Plastic monitors itselfOctober 18, 2010 in Technology / Engineering
A new polymer-metal material that has sensory properties makes it possible to produce plastic component parts that monitor themselves. This material can be combined with various others and used in a variety of different ways. Researchers at Fraunhofer will be unveiling this polymer-metal composite at the ELECTRONICA 2010 fair (Nov. 9-12 in Munich, Germany).
When the storm winds blow, wind turbines have to show what they can stand up to. The wind blows hard against mills with the force of tons as the tips of the blades plow through the air at more than 200 kilometers per hour. But natural forces not only tear at wind turbines; machine components made of plastic or airplane wings must with stand substantial loads as well.
These days, we normally use sensors to measure whether these components are strained beyond capacity, and it requires a lot of effort to install them into the component parts or glue them onto their surface. Because these monitoring sensors usually only register tensile or pressure loads in a small range, we link several individual sensors to create a single network if we want to record greater areas on the component. Researchers at Fraunhofer Institute for Manufacturing Technology and Applied Material Research (IFAM) in Bremen, Germany, are now making it measurably easier to inspect these large-scale components because they have come up with a new composite material especially for components made of plastic. It has sensory properties that can be directly worked or installed into a synthetic component when it is manufactured. This material also meets design requirements.
This new composite material is a blend of plastic and metal better known as polymer-metal composite material. There is a wide range of plastics that are suited as a matrix material for manufacturing this composite, which means that it can easily be tailor-made for a whole series of purposes. But it also has other advantages. First of all, due to its synthetic character, this material can be easily processed. Beyond this, it is lightweight and conducts current and heat very well due to the high proportion of metal in it. What is especially fascinating about this material is the fact that it can be processed with conventional machines used in plastics manufacturing among other things, in extruders or in injection-molding machines in which the heated liquid plastic is injected into a form where it hardens immediately. Finally, this material can be laminated as a type of mat on large surfaces. In the future, researchers want to use nozzles to apply this conducting plastic as a viscous liquid to geometrically complex surfaces.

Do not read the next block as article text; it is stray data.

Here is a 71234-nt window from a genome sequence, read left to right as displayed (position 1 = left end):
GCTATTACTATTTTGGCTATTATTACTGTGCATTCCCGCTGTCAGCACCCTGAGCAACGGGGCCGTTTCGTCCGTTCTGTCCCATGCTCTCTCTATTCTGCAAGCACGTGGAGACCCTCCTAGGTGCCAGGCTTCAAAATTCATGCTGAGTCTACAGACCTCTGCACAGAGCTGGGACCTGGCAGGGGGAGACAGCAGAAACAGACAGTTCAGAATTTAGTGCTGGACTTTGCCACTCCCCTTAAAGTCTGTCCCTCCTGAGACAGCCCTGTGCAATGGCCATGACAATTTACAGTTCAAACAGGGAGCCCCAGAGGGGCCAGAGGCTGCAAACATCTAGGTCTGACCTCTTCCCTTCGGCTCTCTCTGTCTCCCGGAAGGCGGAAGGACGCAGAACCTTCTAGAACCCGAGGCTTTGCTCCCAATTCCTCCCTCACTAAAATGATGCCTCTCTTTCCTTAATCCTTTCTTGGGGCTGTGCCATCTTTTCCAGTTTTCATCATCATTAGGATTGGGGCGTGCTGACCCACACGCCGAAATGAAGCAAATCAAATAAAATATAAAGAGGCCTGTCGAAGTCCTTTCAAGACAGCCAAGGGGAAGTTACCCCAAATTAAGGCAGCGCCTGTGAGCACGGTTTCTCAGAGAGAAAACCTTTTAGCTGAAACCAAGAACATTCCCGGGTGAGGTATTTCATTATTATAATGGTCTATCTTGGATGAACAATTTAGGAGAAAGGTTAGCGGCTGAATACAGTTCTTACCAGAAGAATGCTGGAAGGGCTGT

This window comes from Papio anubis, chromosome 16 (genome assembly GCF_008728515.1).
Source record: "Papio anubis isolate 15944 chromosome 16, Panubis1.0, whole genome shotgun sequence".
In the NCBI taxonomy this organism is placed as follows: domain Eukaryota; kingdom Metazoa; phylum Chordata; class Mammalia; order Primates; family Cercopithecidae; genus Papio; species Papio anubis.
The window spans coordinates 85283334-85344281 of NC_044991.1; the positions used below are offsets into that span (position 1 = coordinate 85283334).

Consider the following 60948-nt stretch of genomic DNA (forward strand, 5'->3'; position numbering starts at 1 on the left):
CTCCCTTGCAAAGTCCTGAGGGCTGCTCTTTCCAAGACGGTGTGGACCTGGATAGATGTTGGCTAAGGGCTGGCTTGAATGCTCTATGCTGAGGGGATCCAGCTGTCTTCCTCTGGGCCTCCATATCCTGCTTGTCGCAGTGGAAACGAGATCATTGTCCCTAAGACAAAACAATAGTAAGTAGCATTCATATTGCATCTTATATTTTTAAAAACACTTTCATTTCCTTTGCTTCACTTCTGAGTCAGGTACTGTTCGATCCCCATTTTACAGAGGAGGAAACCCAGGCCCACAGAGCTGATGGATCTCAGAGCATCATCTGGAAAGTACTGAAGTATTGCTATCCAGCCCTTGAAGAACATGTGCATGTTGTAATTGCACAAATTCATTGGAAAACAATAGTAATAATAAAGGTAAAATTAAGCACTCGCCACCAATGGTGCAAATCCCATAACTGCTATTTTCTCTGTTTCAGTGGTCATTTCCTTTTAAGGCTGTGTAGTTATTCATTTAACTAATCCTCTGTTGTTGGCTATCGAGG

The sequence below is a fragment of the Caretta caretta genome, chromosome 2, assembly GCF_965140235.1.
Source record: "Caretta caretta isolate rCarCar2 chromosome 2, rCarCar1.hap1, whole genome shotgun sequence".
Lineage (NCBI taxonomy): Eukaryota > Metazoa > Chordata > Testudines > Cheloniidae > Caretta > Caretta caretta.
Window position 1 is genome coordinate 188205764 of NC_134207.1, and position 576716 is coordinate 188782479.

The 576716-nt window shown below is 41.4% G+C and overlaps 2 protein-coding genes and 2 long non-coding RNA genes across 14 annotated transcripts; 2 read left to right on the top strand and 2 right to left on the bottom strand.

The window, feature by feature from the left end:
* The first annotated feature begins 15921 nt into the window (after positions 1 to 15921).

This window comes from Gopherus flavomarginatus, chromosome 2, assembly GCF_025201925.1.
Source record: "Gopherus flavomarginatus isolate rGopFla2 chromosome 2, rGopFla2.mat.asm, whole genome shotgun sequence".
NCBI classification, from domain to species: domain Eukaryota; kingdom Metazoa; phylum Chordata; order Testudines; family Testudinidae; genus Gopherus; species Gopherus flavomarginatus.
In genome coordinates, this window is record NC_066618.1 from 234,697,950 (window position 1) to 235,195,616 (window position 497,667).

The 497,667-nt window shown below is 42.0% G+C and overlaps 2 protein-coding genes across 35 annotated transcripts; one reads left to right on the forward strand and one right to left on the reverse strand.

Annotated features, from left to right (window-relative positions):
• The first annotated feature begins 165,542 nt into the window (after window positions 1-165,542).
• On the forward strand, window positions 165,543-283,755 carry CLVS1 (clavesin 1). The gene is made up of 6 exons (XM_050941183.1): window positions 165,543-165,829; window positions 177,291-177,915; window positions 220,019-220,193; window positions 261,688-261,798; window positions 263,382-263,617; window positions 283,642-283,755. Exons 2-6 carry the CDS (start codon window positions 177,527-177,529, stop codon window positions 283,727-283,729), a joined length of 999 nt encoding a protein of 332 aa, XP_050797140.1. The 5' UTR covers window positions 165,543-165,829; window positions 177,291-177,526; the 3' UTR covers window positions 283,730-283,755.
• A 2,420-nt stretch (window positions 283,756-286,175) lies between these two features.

This polymer-metal composite material has its high proportion of metal and a special mixing technique to thank for its excellent sensory properties. As Arne Haberkorn, the project manager for composite developments at the Fraunhofer Institute for Manufacturing Technology and Applied Material Research, points out, "we reach a metallic filling proportion of as much as 90 percent in weight in this composite when needed," with the composite's electrical resistance changing if there are loads during operation. The signals can be drawn off with cables on the component part and passed them onto a measuring instrument for analysis.
It was a special challenge for Haberkorn and his colleagues to come up with a technique for evenly processing different metallic substances in liquid plastic. This new technique functions with a whole range of synthetic materials, for instance with polypropylene just as well as with polyamide. Haberkorn is happy to say "this means we can combine our polymer-metal composite material with various synthetics and process them into a wide range of component parts. That includes not only solid and heat-resistant, but also soft-flexible workpieces." Researchers have used various prototypes to demonstrate that the method functions and are now searching for potential industrial users.
Provided by Fraunhofer-Gesellschaft
"Plastic monitors itself" October 18, 2010 http://phys.org/news/2010-10-plastic.html